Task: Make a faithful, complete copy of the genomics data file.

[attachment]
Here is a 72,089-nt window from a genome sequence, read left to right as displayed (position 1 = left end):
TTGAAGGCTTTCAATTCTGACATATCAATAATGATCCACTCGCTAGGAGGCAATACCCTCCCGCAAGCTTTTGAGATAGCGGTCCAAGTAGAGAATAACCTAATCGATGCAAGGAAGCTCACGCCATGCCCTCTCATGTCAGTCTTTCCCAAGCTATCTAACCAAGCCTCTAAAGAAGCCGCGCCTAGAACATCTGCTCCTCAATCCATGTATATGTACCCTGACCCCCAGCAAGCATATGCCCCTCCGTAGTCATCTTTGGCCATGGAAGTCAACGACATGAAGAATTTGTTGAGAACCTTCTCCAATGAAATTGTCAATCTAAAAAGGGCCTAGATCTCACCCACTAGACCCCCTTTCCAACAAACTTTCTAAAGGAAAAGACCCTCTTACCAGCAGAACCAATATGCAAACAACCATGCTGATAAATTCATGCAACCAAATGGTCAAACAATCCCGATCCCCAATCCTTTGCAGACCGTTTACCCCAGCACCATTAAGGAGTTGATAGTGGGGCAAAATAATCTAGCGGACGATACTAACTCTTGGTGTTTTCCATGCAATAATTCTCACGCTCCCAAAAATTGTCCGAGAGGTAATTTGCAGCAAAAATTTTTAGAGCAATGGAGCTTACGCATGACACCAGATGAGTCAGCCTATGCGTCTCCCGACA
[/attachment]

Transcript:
Here is a 72,089-nt window from a genome sequence, read left to right as displayed (position 1 = left end):
TTGAAGGCTTTCAATTCTGACATATCAATAATGATCCACTCGCTAGGAGGCAATACCCTCCCGCAAGCTTTTGAGATAGCGGTCCAAGTAGAGAATAACCTAATCGATGCAAGGAAGCTCACGCCATGCCCTCTCATGTCAGTCTTTCCCAAGCTATCTAACCAAGCCTCTAAAGAAGCCGCGCCTAGAACATCTGCTCCTCAATCCATGTATATGTACCCTGACCCCCAGCAAGCATATGCCCCTCCGTAGTCATCTTTGGCCATGGAAGTCAACGACATGAAGAATTTGTTGAGAACCTTCTCCAATGAAATTGTCAATCTAAAAAGGGCCTAGATCTCACCCACTAGACCCCCTTTCCAACAAACTTTCTAAAGGAAAAGACCCTCTTACCAGCAGAACCAATATGCAAACAACCATGCTGATAAATTCATGCAACCAAATGGTCAAACAATCCCGATCCCCAATCCTTTGCAGACCGTTTACCCCAGCACCATTAAGGAGTTGATAGTGGGGCAAAATAATCTAGCGGACGATACTAACTCTTGGTGTTTTCCATGCAATAATTCTCACGCTCCCAAAAATTGTCCGAGAGGTAATTTGCAGCAAAAATTTTTAGAGCAATGGAGCTTACGCATGACACCAGATGAGTCAGCCTATGCGTCTCCCGACA